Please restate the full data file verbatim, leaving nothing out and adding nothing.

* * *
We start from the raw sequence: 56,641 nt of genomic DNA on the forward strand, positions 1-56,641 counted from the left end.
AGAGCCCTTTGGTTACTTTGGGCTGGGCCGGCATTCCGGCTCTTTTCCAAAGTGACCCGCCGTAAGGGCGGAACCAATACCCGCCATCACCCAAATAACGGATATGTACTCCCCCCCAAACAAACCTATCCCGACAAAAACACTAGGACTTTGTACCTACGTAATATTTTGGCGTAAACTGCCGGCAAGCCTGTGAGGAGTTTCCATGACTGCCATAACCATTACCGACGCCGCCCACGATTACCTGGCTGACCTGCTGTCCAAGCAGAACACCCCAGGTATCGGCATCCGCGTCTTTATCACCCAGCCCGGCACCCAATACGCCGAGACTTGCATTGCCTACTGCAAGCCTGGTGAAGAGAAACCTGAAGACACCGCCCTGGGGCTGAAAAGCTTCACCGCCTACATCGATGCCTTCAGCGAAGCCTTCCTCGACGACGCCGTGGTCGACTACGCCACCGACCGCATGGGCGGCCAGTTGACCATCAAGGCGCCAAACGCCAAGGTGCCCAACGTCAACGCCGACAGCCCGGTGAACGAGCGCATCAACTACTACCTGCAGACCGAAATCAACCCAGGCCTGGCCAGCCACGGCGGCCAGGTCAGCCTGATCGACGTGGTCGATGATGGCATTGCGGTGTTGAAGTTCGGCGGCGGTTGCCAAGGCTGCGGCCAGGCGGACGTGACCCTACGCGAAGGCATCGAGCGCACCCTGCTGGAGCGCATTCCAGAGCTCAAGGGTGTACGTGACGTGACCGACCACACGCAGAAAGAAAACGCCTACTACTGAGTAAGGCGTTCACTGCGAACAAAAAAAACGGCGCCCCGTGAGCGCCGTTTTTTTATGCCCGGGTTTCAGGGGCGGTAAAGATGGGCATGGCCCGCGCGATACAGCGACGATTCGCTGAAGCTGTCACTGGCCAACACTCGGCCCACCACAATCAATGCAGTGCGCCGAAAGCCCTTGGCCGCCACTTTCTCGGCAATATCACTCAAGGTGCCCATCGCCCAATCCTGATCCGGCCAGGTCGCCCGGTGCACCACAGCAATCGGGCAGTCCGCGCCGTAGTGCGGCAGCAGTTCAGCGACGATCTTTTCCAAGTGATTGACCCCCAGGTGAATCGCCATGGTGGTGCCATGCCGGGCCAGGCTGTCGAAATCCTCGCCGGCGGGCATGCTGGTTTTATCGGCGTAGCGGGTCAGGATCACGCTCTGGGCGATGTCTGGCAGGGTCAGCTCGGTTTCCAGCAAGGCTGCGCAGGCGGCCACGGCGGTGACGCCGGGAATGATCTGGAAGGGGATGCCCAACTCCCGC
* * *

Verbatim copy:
We start from the raw sequence: 56,641 nt of genomic DNA on the forward strand, positions 1-56,641 counted from the left end.
AGAGCCCTTTGGTTACTTTGGGCTGGGCCGGCATTCCGGCTCTTTTCCAAAGTGACCCGCCGTAAGGGCGGAACCAATACCCGCCATCACCCAAATAACGGATATGTACTCCCCCCCAAACAAACCTATCCCGACAAAAACACTAGGACTTTGTACCTACGTAATATTTTGGCGTAAACTGCCGGCAAGCCTGTGAGGAGTTTCCATGACTGCCATAACCATTACCGACGCCGCCCACGATTACCTGGCTGACCTGCTGTCCAAGCAGAACACCCCAGGTATCGGCATCCGCGTCTTTATCACCCAGCCCGGCACCCAATACGCCGAGACTTGCATTGCCTACTGCAAGCCTGGTGAAGAGAAACCTGAAGACACCGCCCTGGGGCTGAAAAGCTTCACCGCCTACATCGATGCCTTCAGCGAAGCCTTCCTCGACGACGCCGTGGTCGACTACGCCACCGACCGCATGGGCGGCCAGTTGACCATCAAGGCGCCAAACGCCAAGGTGCCCAACGTCAACGCCGACAGCCCGGTGAACGAGCGCATCAACTACTACCTGCAGACCGAAATCAACCCAGGCCTGGCCAGCCACGGCGGCCAGGTCAGCCTGATCGACGTGGTCGATGATGGCATTGCGGTGTTGAAGTTCGGCGGCGGTTGCCAAGGCTGCGGCCAGGCGGACGTGACCCTACGCGAAGGCATCGAGCGCACCCTGCTGGAGCGCATTCCAGAGCTCAAGGGTGTACGTGACGTGACCGACCACACGCAGAAAGAAAACGCCTACTACTGAGTAAGGCGTTCACTGCGAACAAAAAAAACGGCGCCCCGTGAGCGCCGTTTTTTTATGCCCGGGTTTCAGGGGCGGTAAAGATGGGCATGGCCCGCGCGATACAGCGACGATTCGCTGAAGCTGTCACTGGCCAACACTCGGCCCACCACAATCAATGCAGTGCGCCGAAAGCCCTTGGCCGCCACTTTCTCGGCAATATCACTCAAGGTGCCCATCGCCCAATCCTGATCCGGCCAGGTCGCCCGGTGCACCACAGCAATCGGGCAGTCCGCGCCGTAGTGCGGCAGCAGTTCAGCGACGATCTTTTCCAAGTGATTGACCCCCAGGTGAATCGCCATGGTGGTGCCATGCCGGGCCAGGCTGTCGAAATCCTCGCCGGCGGGCATGCTGGTTTTATCGGCGTAGCGGGTCAGGATCACGCTCTGGGCGATGTCTGGCAGGGTCAGCTCGGTTTCCAGCAAGGCTGCGCAGGCGGCCACGGCGGTGACGCCGGGAATGATCTGGAAGGGGATGCCCAACTCCCGC